Tasso Recipes ToTry

By Chef JJ here edited slightly by me.

Put half in with the cure/brine. Once cured rub the other half on the well-dried pork before smoking. This anticipates the cure/brine having a good salt level as there is none here. It also is for 5 lbs of pork shoulder cut into small strips.

4T Black Pepper
4T White Pepper
4T Paprika
4T Gran Garlic
4T Gran Onion
4T Mustard Pwd.
2tsp Dry Thyme
2tsp Dry Oregano
2tsp Cayenne Pepper

He added:  “BTW if you add 4T Kosher salt to that Recipe it makes a Killer Blackening Spice, Add 1 Cup Raw Sugar along with the salt and you got a great Pork and Poultry Rub. I left the Salt and Sugar out because it’s in Pop’s Brine already”

Someone else said they pound the seasoning in with a tenderizing hammer.

Nepas at SMF said the recipe at Nola Cuisine is good.


Credit for all below goes to NolaCuisine.com

A few Tips:
“After seasoning it, I recommend keeping it in the fridge, at least 3 days to let it cure, look at how nice and pink the center is.”

“Here is my recipe for Tasso. I used a Boneless Pork Roast cut into about 4-5 inch long, 1/2 to 1 inch thick slices. This is seasoning for about 5 lbs of pork:”

Homemade Tasso Recipe

5 lbs Pork cut as described above

3 Tbsp Kosher Salt
2 Tsp Cayenne or To Taste (see above)
4 Tbsp Paprika
2 Tbsp Fresh Garlic, minced
2 Tbsp Coarsely Ground Black Pepper
1 tsp Cinnamon
1 Tbsp White Pepper
1 Tbsp Brown Sugar

“Mix the seasoning together well. Rub the seasoning into the meat, you want a lot on there, call it 1/8 inch, use it all. Place on a plate or tray, cover and refrigerate 3 days.”

“Before smoking put the Tasso on an elevated rack so that air can circulate around it, then put a fan on it for about 2 hours to dry it out. I also don’t use a water pan when smoking Tasso, this is something that I actually want to dry out during the smoking process.”

“I hot smoked this batch in an inexpensive upright barrel smoker using charcoal as the heat source (heated with a chimney starter, no lighter fluid or matchlight coals please.) I used Pecan chips that were soaked in water for 1 hour for the smoke. I smoked this a total of about 4 hours, the first 2 hours at about 150-160 degrees F. The second two hours at 180-190 degrees F. The object is to get as much smoke into the meat, before cooking it all the way through. I brought the internal temperature of the meat to 150 degrees F in the last 2 hours of smoking. When finished I again put the Tasso in front of a fan for about 1 hour. Refrigerate. When completely cold portion and store the Tasso in vacuum sealed packages. Freeze.”

Makes 5 lbs of Tasso


Five pounds tasso
Standing time: 3 days
Smoking time: 4 to 12 hours

1 tablespoon plus 1 teaspoon salt = 18.1 + 6.03 = 24 gm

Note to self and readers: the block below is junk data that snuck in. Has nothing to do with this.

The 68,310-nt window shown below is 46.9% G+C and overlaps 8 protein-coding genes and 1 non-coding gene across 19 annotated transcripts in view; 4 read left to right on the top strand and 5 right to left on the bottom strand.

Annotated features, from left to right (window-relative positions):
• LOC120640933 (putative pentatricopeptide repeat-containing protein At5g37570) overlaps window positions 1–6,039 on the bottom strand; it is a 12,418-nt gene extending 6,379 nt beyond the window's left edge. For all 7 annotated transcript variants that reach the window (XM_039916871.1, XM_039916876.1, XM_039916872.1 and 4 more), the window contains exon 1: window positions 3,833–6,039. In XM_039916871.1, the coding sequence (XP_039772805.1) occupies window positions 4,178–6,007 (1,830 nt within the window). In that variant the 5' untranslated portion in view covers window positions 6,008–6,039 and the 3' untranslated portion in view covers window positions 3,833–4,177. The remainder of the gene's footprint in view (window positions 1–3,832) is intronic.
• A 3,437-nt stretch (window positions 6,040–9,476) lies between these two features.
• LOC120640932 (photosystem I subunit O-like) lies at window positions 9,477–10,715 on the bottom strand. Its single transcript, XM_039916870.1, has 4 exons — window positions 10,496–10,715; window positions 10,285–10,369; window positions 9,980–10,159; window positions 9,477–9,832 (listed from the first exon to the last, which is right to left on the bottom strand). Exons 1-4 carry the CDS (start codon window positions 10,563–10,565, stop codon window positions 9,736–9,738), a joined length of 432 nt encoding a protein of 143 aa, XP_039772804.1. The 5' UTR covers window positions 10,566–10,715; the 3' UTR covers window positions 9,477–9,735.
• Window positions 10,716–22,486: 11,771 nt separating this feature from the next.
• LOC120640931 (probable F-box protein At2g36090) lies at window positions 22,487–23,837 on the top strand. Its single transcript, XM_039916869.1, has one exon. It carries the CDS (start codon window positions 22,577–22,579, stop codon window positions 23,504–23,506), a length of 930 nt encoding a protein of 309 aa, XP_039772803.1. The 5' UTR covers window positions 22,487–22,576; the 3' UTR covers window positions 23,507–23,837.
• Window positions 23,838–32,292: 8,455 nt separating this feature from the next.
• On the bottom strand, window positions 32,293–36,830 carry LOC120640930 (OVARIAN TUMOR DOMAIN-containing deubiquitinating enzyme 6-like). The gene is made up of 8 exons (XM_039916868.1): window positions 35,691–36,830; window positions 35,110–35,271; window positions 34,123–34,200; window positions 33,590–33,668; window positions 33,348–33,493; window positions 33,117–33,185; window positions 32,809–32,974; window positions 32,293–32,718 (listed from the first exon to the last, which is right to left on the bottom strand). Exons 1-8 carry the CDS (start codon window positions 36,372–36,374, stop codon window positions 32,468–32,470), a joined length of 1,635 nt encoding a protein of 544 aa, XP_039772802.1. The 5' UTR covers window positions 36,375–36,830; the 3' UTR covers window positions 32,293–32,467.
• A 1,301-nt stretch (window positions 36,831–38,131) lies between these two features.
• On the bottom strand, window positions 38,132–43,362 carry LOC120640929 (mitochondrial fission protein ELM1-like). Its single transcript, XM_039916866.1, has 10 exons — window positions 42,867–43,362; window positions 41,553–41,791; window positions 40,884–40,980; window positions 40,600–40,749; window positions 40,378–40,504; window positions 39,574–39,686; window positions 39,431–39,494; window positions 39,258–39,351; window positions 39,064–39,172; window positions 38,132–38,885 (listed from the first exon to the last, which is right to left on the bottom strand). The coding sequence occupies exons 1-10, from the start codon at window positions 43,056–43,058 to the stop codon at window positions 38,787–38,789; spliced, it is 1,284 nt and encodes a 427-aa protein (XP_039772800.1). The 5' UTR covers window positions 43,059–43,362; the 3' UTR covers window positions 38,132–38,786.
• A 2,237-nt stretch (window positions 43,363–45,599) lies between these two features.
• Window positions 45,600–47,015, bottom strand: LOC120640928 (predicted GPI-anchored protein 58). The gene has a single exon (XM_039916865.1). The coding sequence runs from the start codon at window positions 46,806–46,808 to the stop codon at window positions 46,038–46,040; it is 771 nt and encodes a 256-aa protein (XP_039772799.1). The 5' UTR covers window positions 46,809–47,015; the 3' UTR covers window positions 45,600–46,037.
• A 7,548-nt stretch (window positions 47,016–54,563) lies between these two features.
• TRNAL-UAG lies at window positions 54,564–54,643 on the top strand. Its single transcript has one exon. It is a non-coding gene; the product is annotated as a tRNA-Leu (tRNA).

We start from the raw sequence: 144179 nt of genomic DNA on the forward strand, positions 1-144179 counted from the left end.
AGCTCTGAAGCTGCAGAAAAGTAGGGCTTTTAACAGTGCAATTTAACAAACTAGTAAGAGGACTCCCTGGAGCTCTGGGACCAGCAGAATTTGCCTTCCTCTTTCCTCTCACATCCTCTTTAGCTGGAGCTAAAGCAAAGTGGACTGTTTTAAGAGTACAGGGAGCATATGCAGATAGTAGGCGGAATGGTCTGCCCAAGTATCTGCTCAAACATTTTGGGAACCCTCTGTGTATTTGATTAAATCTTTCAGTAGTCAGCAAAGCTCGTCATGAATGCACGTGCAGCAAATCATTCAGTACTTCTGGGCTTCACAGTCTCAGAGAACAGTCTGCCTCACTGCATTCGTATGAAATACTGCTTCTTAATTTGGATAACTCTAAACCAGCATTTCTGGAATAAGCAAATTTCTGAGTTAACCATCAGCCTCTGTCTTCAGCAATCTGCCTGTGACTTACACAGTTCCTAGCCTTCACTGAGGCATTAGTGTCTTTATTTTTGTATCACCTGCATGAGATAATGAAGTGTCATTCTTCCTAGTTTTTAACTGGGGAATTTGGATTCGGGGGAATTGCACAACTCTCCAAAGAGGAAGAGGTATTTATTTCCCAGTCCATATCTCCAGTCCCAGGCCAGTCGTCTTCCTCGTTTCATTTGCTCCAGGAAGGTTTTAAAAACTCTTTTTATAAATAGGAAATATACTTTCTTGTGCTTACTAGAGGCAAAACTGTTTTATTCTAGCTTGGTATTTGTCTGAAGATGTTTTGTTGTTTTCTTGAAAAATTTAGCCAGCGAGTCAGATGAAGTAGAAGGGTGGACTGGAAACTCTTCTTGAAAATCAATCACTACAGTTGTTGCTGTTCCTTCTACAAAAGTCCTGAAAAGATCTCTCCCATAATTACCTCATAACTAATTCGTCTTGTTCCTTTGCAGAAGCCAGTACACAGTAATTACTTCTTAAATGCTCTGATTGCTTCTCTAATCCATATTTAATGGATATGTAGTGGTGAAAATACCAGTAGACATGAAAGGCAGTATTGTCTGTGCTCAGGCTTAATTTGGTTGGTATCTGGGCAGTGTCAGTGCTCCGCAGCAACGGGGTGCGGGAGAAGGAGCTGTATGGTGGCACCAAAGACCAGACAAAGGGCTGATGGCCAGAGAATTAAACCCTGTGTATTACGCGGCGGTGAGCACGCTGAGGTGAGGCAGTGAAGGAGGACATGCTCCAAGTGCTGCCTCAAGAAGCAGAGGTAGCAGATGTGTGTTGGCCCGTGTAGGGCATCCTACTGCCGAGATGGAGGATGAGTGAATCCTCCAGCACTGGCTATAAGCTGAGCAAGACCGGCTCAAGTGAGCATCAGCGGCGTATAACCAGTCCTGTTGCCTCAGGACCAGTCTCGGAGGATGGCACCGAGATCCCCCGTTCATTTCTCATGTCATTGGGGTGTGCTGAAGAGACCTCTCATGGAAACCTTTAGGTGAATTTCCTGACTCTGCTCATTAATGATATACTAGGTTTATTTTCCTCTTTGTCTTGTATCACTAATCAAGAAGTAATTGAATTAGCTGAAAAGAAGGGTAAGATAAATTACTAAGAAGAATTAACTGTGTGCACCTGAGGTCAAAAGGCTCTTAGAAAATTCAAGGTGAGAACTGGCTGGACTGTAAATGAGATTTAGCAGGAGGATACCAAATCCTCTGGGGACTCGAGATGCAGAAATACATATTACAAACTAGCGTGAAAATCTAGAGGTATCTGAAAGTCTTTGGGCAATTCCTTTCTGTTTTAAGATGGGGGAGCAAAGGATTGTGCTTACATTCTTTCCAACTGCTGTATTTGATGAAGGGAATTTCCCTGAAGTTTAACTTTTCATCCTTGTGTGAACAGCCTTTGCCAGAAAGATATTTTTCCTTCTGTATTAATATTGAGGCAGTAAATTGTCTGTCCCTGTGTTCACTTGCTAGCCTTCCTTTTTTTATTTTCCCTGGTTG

1 tablespoon plus 2 teaspoons sugar = 15.9 + 2 x 5.3 = 26 gm
4 tablespoons black pepper = 4 x 7.62 = 30 gm
2 tablespoons plus 1 teaspoon white pepper = 2 x 7.36 + 2.45 = 17 gm
2 tablespoons plus 1 1/4 teaspoons ground red pepper (preferably cayenne) = 2 x 7.6 + 1.25  x 2.53 = 18 gm
3 tablespoons garlic powder = 3 x 8.34 = 25 gm
2 tablespoons plus 1 teaspoon onion powder 2 x 8.19 + 1 x 2.73 = 22  gm
2 tablespoons plus 1 3/4 teaspoons cumin = 2 x 5.88 + 1 x 1.96 = 14 gm
2 tablespoons plus 2 1/2 teaspoons paprika = 2x 6.78 + 2.5 x 2.26 = 19 gm
1 tablespoon plus 2 1/4 teaspoons gumbo file powder (optional) = 1 x 5.8 + 2.25 x 1.93 = 10 gm
5 pounds boneless pickled pork butt, see text above

1. Mix all ingredients, except pork butt, together.

2. Dry the pork butt off with a paper towel. Roll the pork in the seasoning mix, coating the meat completely, and pat it in well. Let the seasoned meat sit in the refrigerator covered for 3 days.

3. After the 3 days, smoke it to an internal temperature of 165 degrees. I smoked two pieces in my smoker with hickory chips for about 12 hours. Another two pieces I smoked in the oven of my electric range, using liquid smoke. They came out great both ways.

From Turning Pork Butt Into Tasso Is An Old Cajun TrickMay 16, 1985, by Merle Ellis.

Romeo Nadeau, Tasso Maker

Pat Baldridge, a great cook and food editor of the State Times-Morning Advocate in Baton Rouge, put me in touch with Romeo Nadeau, who, she says, “makes one of the best tassos in Louisiana.” I called him:

“There are about as many recipes for tasso in this part of the country as there are Cajuns, but I’ll be happy to tell you how I make mine,” he said. “I use Boston butts, pork shoulder butts, cut into strips about 1 1/2 to 1 3/4 inches thick. I put the meat down in a pickle made of 2-1/2 gallons of ice water, 2-1/2 pounds of salt, 1/2 pound of sugar and 1/2 pound of cure for every 50 pounds of meat. Let it set in that cure in the cooler for a couple of days. It won’t need to cure any longer because you’ve cut the meat in strips and the cure penetrates pretty fast.

“When you take the meat out of the pickle, rinse it good, let it dry a bit, then sprinkle it good with granulated garlic and rub that in. Then cover that sucker with cayenne pepper till it won’t take no more. Don’t rub the pepper in–just pat it on real heavy. When it won’t take no more, let it stand for about an hour at room temperature till it gets kind of tacky to the touch.

“Put the meat in the smokehouse and let it set for an hour at 135 degrees with the damper open. Then close the damper down to 1/4 open, kick the temperature up to 175 degrees and pour the smoke to it till the internal temperature of the meat reaches 150 degrees. That’s all there is to tasso.”

Found at http://articles.latimes.com/1985-05-23/food/fo-8336_1_pork by Merle Ellis. That was the same text as published in the Chicago Tribune linked on this page.

For Lynn Poli’s cajun tasso recipe click here.

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